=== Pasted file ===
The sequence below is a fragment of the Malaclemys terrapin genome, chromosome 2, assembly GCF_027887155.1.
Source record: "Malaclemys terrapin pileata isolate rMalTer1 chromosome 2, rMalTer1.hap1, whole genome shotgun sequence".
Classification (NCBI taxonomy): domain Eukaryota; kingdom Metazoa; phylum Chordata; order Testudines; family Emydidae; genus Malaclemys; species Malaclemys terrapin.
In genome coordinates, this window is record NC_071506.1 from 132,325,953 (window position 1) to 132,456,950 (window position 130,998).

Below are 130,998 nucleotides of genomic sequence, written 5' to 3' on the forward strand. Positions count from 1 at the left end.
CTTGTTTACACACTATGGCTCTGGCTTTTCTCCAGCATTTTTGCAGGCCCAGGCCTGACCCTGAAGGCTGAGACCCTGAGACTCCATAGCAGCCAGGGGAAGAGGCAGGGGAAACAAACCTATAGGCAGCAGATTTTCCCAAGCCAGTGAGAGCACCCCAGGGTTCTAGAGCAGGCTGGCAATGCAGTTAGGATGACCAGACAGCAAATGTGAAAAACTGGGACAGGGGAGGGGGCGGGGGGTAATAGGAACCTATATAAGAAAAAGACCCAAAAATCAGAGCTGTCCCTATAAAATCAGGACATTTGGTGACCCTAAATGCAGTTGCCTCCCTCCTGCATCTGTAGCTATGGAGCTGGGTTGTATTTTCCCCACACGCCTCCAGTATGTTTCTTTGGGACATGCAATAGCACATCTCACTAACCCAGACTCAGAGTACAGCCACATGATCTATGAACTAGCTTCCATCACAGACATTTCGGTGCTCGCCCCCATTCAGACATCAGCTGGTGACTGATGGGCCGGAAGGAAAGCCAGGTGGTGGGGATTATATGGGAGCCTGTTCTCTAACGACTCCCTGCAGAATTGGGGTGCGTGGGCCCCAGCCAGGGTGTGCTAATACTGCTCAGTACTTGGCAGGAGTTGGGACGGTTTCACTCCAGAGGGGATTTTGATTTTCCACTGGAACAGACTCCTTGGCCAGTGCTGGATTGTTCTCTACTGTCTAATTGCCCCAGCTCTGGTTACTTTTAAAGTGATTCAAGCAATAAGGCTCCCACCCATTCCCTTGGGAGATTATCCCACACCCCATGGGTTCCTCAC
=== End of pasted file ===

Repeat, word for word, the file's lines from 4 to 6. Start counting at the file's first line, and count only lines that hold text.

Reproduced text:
In genome coordinates, this window is record NC_071506.1 from 132,325,953 (window position 1) to 132,456,950 (window position 130,998).

Below are 130,998 nucleotides of genomic sequence, written 5' to 3' on the forward strand. Positions count from 1 at the left end.
CTTGTTTACACACTATGGCTCTGGCTTTTCTCCAGCATTTTTGCAGGCCCAGGCCTGACCCTGAAGGCTGAGACCCTGAGACTCCATAGCAGCCAGGGGAAGAGGCAGGGGAAACAAACCTATAGGCAGCAGATTTTCCCAAGCCAGTGAGAGCACCCCAGGGTTCTAGAGCAGGCTGGCAATGCAGTTAGGATGACCAGACAGCAAATGTGAAAAACTGGGACAGGGGAGGGGGCGGGGGGTAATAGGAACCTATATAAGAAAAAGACCCAAAAATCAGAGCTGTCCCTATAAAATCAGGACATTTGGTGACCCTAAATGCAGTTGCCTCCCTCCTGCATCTGTAGCTATGGAGCTGGGTTGTATTTTCCCCACACGCCTCCAGTATGTTTCTTTGGGACATGCAATAGCACATCTCACTAACCCAGACTCAGAGTACAGCCACATGATCTATGAACTAGCTTCCATCACAGACATTTCGGTGCTCGCCCCCATTCAGACATCAGCTGGTGACTGATGGGCCGGAAGGAAAGCCAGGTGGTGGGGATTATATGGGAGCCTGTTCTCTAACGACTCCCTGCAGAATTGGGGTGCGTGGGCCCCAGCCAGGGTGTGCTAATACTGCTCAGTACTTGGCAGGAGTTGGGACGGTTTCACTCCAGAGGGGATTTTGATTTTCCACTGGAACAGACTCCTTGGCCAGTGCTGGATTGTTCTCTACTGTCTAATTGCCCCAGCTCTGGTTACTTTTAAAGTGATTCAAGCAATAAGGCTCCCACCCATTCCCTTGGGAGATTATCCCACACCCCATGGGTTCCTCAC